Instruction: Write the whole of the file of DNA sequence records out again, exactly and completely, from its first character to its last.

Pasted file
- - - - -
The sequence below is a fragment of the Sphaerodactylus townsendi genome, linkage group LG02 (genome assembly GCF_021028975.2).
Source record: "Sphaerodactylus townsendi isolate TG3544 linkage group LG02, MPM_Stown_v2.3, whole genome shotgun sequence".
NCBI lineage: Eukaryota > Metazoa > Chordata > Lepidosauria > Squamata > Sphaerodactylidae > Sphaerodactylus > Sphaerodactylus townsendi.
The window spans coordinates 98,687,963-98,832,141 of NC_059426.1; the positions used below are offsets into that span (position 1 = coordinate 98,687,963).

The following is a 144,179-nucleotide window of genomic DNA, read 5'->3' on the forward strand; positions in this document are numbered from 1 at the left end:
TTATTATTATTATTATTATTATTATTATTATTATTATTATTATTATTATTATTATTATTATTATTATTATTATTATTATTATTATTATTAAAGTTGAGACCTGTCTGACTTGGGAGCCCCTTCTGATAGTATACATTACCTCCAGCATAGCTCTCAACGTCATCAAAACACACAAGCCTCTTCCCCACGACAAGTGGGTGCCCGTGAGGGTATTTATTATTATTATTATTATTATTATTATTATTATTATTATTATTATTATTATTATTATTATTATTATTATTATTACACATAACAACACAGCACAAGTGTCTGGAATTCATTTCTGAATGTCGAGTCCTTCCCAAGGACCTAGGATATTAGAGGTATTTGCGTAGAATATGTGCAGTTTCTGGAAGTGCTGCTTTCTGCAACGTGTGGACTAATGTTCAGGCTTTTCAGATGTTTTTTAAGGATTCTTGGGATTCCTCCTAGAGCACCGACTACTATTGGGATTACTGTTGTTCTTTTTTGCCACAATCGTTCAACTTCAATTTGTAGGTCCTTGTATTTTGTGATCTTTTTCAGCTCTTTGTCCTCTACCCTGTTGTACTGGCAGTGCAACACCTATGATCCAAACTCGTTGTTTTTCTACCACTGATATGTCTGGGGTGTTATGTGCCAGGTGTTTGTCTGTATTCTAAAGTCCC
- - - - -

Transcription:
The sequence below is a fragment of the Sphaerodactylus townsendi genome, linkage group LG02 (genome assembly GCF_021028975.2).
Source record: "Sphaerodactylus townsendi isolate TG3544 linkage group LG02, MPM_Stown_v2.3, whole genome shotgun sequence".
NCBI lineage: Eukaryota > Metazoa > Chordata > Lepidosauria > Squamata > Sphaerodactylidae > Sphaerodactylus > Sphaerodactylus townsendi.
The window spans coordinates 98,687,963-98,832,141 of NC_059426.1; the positions used below are offsets into that span (position 1 = coordinate 98,687,963).

The following is a 144,179-nucleotide window of genomic DNA, read 5'->3' on the forward strand; positions in this document are numbered from 1 at the left end:
TTATTATTATTATTATTATTATTATTATTATTATTATTATTATTATTATTATTATTATTATTATTATTATTATTATTATTATTATTATTAAAGTTGAGACCTGTCTGACTTGGGAGCCCCTTCTGATAGTATACATTACCTCCAGCATAGCTCTCAACGTCATCAAAACACACAAGCCTCTTCCCCACGACAAGTGGGTGCCCGTGAGGGTATTTATTATTATTATTATTATTATTATTATTATTATTATTATTATTATTATTATTATTATTATTATTATTATTATTACACATAACAACACAGCACAAGTGTCTGGAATTCATTTCTGAATGTCGAGTCCTTCCCAAGGACCTAGGATATTAGAGGTATTTGCGTAGAATATGTGCAGTTTCTGGAAGTGCTGCTTTCTGCAACGTGTGGACTAATGTTCAGGCTTTTCAGATGTTTTTTAAGGATTCTTGGGATTCCTCCTAGAGCACCGACTACTATTGGGATTACTGTTGTTCTTTTTTGCCACAATCGTTCAACTTCAATTTGTAGGTCCTTGTATTTTGTGATCTTTTTCAGCTCTTTGTCCTCTACCCTGTTGTACTGGCAGTGCAACACCTATGATCCAAACTCGTTGTTTTTCTACCACTGATATGTCTGGGGTGTTATGTGCCAGGTGTTTGTCTGTATTCTAAAGTCCC